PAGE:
The starting point for this project was a mass trespass on 24 April 1932. Three groups of young men and women set out to trespass on Kinder Scout, the highest ‘peak’ of the Peak District, arriving by train from the air polluted cities of Manchester and Sheffield. The conflict with police and landowners, the ensuing trial and imprisonment of the ringleader, 21 year old Benny Rothman, was the turning point in a sustained campaign of trespassing, forging the way to greater ‘right to roam’ in the countryside and the creation of the UK’s national parks – of which the Peak District was the first, in April 1951.
“The battle back in 1932 was about access – but in 2019 it is also about preservation. We hope that the art trail that Jeremy (Deller) and I have created will encourage people who wouldn’t normally go into the countryside – it is about trying to get city people to understand the natural world and reconnect with that part of themselves.”
– Jarvis Cocker
“My first encounter with Kinder Scout was an orienteering weekend organised by my school in Sheffield. It was the ‘treasure hunt’ aspect of this, taking us from one place to the next, that got me hooked. I made a connection. This is very important because if you feel part of something then you will respect and want to preserve it, you will love it.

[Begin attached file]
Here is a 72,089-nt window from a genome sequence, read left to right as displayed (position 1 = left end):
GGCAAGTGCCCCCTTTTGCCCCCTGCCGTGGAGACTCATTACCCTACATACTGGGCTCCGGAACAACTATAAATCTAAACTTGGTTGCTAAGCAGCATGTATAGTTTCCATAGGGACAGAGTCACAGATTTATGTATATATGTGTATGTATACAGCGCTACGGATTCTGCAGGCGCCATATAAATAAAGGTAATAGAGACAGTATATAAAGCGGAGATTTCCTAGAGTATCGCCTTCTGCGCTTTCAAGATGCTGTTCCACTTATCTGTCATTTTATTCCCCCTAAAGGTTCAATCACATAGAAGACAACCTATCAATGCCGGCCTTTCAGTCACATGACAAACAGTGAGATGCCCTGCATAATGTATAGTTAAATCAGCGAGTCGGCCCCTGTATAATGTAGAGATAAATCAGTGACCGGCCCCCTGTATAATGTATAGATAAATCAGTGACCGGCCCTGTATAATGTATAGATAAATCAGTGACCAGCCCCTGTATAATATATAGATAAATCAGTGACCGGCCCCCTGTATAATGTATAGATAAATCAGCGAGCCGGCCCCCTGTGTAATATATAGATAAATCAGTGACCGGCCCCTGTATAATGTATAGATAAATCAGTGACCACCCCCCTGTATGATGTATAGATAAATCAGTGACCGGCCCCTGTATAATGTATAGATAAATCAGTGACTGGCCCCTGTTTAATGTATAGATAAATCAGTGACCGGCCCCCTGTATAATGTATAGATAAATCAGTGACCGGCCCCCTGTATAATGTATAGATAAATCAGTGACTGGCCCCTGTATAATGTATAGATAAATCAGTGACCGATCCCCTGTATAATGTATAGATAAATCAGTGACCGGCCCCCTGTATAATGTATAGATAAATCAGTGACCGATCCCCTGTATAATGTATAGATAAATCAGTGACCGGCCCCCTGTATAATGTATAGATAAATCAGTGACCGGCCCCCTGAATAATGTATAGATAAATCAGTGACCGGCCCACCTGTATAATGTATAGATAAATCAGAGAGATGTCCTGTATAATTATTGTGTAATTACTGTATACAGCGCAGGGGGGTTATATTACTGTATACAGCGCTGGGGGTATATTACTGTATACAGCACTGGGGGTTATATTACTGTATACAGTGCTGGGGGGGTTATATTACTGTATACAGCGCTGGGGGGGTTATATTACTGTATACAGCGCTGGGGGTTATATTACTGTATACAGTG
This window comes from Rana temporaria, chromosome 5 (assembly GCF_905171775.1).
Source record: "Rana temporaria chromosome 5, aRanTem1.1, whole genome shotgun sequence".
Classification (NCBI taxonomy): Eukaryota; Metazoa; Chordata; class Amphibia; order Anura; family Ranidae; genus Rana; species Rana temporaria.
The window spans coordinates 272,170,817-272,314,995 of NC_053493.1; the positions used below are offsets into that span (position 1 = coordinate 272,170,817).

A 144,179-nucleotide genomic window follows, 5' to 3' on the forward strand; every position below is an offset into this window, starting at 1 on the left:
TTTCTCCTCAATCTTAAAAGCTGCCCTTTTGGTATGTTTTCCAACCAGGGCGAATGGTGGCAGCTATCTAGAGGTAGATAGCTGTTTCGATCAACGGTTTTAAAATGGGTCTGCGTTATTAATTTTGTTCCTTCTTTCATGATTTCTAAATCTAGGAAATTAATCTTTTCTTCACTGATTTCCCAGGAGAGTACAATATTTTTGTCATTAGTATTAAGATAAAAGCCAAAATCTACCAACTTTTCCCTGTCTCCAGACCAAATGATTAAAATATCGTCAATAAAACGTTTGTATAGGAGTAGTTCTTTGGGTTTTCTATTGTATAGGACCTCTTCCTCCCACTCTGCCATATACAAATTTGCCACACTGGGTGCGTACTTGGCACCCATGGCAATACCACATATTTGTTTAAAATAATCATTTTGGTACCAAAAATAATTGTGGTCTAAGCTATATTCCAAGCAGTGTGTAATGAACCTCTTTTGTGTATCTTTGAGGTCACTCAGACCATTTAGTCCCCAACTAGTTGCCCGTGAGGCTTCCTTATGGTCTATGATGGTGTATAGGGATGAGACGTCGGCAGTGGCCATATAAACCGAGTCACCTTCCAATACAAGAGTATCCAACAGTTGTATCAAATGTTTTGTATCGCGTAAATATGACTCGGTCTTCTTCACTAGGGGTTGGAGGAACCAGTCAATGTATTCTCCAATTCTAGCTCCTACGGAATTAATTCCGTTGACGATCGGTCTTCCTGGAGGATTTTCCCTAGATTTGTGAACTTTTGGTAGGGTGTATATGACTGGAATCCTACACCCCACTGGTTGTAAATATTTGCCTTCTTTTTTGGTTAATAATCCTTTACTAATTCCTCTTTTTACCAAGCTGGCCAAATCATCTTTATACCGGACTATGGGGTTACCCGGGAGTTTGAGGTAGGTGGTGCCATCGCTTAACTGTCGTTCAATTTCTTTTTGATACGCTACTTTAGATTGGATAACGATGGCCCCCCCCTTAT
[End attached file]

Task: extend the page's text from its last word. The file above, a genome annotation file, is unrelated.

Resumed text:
“This is about reinforcing the original trespassers’ message that the landscape belongs to everyone – whilst making the point that the preservation of that landscape has now become everyone’s responsibility.”
The walk started at the Penny Pot café next to the station at Edale where walkers played artist Ruth Ewan’s A Jukebox Trying to Change the World, an archive of over 3000 songs connected to protest, including ‘The Manchester Rambler’ by Ewan MacColl, which was inspired by his own experience of the 1932 trespass.
Surprises included fortune cookies with phrases from ‘Reservoir 13’, a novel by Jon Mcgregor, set in the Peak district; a collection of lightboxes in a Methodist Chapel by INSTAR, who worked with schools and a ‘cinebarn’ curated with a show reel of film clips, by Jarvis Cocker.
Part of the National Trust’s People’s Landscapes programme 2019, which invited people to look again at the nation’s landscapes, to see beyond the ‘green and pleasant’ and to find the dramatic, sometimes hidden, histories that lie beneath our feet. Funded by Arts Council England and Art Fund
Partners who have supported the project include the Peak District National Park, Moors to the Future, Network Rail, Friends of Edale Station, Penny Pot café, OPUS Sheffield, Manchester Picadilly Station, Edale Parish Council, Edale Methodist Chapel, Ramblers Association, local land owners, farmers and the Edale community.